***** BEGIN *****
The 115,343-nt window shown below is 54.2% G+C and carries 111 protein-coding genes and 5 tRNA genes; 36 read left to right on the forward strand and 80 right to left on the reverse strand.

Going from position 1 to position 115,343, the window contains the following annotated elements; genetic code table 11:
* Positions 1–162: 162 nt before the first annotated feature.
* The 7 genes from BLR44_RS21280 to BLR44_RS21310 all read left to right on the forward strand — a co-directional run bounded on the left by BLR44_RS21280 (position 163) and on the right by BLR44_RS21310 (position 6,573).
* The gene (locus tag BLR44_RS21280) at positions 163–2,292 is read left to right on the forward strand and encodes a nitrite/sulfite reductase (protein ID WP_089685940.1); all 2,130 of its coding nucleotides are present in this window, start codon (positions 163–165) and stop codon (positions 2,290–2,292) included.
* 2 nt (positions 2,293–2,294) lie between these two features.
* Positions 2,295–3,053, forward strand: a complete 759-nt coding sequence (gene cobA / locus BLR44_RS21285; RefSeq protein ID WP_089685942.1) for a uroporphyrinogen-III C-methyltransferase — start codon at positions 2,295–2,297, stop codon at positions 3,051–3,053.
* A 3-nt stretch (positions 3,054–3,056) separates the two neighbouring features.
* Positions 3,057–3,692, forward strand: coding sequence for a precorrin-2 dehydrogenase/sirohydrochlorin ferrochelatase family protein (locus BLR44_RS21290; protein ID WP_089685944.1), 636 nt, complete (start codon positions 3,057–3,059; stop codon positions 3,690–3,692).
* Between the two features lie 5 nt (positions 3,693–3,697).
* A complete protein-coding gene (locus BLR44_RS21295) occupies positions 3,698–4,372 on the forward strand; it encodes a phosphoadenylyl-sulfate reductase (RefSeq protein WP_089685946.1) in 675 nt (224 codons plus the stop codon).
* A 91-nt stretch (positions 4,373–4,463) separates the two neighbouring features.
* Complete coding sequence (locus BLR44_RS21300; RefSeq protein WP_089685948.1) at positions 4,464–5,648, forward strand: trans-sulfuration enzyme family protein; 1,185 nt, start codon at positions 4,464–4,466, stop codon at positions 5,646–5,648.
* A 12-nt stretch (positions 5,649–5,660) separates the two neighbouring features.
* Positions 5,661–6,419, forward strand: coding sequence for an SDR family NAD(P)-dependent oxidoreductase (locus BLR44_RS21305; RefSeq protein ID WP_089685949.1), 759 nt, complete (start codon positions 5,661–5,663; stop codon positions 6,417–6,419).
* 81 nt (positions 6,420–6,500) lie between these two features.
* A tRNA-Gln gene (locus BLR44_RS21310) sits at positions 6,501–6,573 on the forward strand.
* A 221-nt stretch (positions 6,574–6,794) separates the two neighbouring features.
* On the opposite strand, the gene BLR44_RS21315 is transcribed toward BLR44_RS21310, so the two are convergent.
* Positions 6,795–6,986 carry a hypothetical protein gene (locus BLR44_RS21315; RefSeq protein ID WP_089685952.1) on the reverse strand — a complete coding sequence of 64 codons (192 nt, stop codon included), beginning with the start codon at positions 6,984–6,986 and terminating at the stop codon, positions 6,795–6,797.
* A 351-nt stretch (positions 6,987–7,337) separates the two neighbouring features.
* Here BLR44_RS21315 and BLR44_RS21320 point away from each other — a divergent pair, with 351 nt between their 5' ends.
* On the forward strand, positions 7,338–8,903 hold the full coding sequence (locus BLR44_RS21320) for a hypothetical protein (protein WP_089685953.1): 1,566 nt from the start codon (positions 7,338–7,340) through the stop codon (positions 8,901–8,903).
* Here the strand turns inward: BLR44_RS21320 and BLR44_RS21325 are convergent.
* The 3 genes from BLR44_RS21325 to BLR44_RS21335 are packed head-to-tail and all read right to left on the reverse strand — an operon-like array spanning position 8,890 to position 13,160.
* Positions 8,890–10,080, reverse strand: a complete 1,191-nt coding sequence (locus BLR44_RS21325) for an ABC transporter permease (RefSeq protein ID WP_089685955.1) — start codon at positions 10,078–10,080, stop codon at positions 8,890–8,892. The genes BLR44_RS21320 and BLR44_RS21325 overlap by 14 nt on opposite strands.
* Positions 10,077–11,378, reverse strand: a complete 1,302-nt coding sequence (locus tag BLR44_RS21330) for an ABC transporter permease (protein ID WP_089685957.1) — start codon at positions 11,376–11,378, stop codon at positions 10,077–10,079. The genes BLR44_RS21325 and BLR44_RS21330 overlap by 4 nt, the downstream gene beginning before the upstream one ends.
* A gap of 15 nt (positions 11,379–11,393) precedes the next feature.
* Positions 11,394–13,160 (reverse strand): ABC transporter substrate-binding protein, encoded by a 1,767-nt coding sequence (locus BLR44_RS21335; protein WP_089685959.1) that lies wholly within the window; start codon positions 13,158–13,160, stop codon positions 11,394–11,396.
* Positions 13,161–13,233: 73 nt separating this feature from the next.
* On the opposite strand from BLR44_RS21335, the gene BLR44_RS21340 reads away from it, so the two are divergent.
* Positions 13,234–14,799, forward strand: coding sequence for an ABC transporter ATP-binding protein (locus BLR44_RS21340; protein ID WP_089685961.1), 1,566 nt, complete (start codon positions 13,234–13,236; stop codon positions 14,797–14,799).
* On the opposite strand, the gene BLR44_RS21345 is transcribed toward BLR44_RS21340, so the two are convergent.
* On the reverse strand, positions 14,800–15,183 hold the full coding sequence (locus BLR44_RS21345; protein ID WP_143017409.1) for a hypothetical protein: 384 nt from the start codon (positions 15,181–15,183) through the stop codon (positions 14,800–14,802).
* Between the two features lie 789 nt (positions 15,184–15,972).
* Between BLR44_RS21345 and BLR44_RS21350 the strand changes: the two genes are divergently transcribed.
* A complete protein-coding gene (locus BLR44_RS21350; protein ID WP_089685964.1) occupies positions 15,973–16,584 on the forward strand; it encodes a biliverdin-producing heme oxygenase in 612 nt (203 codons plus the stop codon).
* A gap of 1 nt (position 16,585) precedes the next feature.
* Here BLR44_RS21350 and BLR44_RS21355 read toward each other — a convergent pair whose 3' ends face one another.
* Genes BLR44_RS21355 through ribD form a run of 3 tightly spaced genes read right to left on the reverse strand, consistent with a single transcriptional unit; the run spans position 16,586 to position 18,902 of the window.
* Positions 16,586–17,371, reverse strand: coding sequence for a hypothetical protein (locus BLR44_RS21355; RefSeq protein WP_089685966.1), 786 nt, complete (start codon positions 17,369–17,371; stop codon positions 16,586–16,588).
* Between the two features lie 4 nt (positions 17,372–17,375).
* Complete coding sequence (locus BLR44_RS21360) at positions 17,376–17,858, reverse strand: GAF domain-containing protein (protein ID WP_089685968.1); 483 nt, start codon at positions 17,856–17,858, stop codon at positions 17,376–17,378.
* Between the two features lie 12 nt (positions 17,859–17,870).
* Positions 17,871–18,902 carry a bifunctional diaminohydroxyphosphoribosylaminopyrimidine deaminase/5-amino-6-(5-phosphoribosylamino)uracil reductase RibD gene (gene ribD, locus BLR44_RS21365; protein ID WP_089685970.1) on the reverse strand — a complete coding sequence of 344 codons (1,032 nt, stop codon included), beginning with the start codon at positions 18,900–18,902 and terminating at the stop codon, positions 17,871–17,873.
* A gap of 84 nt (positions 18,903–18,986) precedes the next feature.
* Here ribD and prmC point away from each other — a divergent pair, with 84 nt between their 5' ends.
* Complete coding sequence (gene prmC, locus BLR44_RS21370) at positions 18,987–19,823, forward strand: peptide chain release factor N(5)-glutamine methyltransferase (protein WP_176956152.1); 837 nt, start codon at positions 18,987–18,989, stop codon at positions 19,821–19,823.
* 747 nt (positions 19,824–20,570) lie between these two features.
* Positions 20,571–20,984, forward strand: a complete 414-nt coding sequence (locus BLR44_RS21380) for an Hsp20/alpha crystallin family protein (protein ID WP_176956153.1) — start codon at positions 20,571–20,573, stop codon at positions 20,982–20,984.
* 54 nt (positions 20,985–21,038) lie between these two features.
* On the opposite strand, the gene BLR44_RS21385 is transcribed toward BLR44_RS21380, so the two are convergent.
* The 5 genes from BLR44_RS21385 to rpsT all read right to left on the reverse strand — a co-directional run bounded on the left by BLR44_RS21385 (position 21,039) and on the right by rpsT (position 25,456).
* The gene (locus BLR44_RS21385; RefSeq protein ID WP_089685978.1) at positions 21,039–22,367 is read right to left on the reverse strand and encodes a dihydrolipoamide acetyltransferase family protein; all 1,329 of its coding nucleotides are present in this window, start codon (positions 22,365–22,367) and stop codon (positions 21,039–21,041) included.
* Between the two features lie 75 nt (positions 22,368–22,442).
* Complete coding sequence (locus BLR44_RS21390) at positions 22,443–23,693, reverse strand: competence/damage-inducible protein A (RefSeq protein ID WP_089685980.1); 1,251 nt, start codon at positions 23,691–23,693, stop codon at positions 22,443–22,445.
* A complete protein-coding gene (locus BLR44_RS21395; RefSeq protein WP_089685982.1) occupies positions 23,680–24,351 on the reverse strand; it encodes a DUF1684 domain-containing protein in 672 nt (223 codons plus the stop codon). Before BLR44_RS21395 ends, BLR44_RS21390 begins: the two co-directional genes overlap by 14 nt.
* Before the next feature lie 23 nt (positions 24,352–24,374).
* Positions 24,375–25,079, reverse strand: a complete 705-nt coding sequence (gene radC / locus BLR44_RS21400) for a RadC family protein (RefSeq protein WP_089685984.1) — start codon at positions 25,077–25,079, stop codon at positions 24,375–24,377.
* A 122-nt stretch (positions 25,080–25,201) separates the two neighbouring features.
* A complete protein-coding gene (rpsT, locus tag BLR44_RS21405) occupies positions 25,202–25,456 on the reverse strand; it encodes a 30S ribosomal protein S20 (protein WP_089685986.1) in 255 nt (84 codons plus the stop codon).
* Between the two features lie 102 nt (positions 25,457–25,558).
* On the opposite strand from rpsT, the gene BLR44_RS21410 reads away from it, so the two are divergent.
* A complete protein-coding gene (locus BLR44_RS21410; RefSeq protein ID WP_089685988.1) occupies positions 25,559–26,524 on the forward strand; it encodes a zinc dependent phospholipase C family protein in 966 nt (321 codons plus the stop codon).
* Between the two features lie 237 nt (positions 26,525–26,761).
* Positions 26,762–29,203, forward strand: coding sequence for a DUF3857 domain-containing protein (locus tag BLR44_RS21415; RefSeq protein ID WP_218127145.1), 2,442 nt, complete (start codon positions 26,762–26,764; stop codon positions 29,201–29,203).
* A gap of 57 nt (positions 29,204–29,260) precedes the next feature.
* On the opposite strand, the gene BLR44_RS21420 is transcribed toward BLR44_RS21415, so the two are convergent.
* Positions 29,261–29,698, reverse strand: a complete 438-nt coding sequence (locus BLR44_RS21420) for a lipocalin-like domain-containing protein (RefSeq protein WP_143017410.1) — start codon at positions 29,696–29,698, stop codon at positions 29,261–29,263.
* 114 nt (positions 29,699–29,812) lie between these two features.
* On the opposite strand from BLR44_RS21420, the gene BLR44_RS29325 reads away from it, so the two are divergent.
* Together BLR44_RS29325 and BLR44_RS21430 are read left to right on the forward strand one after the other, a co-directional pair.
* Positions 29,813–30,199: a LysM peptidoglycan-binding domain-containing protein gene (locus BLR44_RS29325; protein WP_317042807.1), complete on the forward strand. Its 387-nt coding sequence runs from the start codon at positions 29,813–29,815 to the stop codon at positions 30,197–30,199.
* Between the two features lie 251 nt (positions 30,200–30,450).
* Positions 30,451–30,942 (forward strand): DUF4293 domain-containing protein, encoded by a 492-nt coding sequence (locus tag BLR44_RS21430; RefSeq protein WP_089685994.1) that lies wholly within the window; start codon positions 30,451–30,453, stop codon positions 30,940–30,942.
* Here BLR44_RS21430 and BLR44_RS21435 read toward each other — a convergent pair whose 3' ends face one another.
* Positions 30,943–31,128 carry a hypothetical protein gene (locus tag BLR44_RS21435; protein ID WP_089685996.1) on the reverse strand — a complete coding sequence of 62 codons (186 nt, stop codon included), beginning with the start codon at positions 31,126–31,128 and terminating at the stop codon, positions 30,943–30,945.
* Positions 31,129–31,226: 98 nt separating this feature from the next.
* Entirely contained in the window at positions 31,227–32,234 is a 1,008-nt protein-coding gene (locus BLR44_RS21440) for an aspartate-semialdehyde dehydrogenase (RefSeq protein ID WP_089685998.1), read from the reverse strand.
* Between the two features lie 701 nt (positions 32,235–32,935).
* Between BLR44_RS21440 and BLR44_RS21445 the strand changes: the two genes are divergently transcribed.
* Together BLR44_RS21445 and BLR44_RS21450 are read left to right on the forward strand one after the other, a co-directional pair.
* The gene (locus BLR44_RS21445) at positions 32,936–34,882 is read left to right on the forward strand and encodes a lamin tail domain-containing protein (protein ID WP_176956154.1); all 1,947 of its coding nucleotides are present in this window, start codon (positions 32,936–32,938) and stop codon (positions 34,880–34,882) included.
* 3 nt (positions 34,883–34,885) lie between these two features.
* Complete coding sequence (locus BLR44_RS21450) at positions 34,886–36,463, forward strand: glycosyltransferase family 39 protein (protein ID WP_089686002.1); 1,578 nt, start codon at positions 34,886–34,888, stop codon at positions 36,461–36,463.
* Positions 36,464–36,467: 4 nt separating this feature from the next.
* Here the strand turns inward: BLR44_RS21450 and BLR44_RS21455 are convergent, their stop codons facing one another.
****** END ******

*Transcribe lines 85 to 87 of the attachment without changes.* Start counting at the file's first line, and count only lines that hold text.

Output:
* Complete coding sequence (locus BLR44_RS21450) at positions 34,886–36,463, forward strand: glycosyltransferase family 39 protein (protein ID WP_089686002.1); 1,578 nt, start codon at positions 34,886–34,888, stop codon at positions 36,461–36,463.
* Positions 36,464–36,467: 4 nt separating this feature from the next.
* Here the strand turns inward: BLR44_RS21450 and BLR44_RS21455 are convergent, their stop codons facing one another.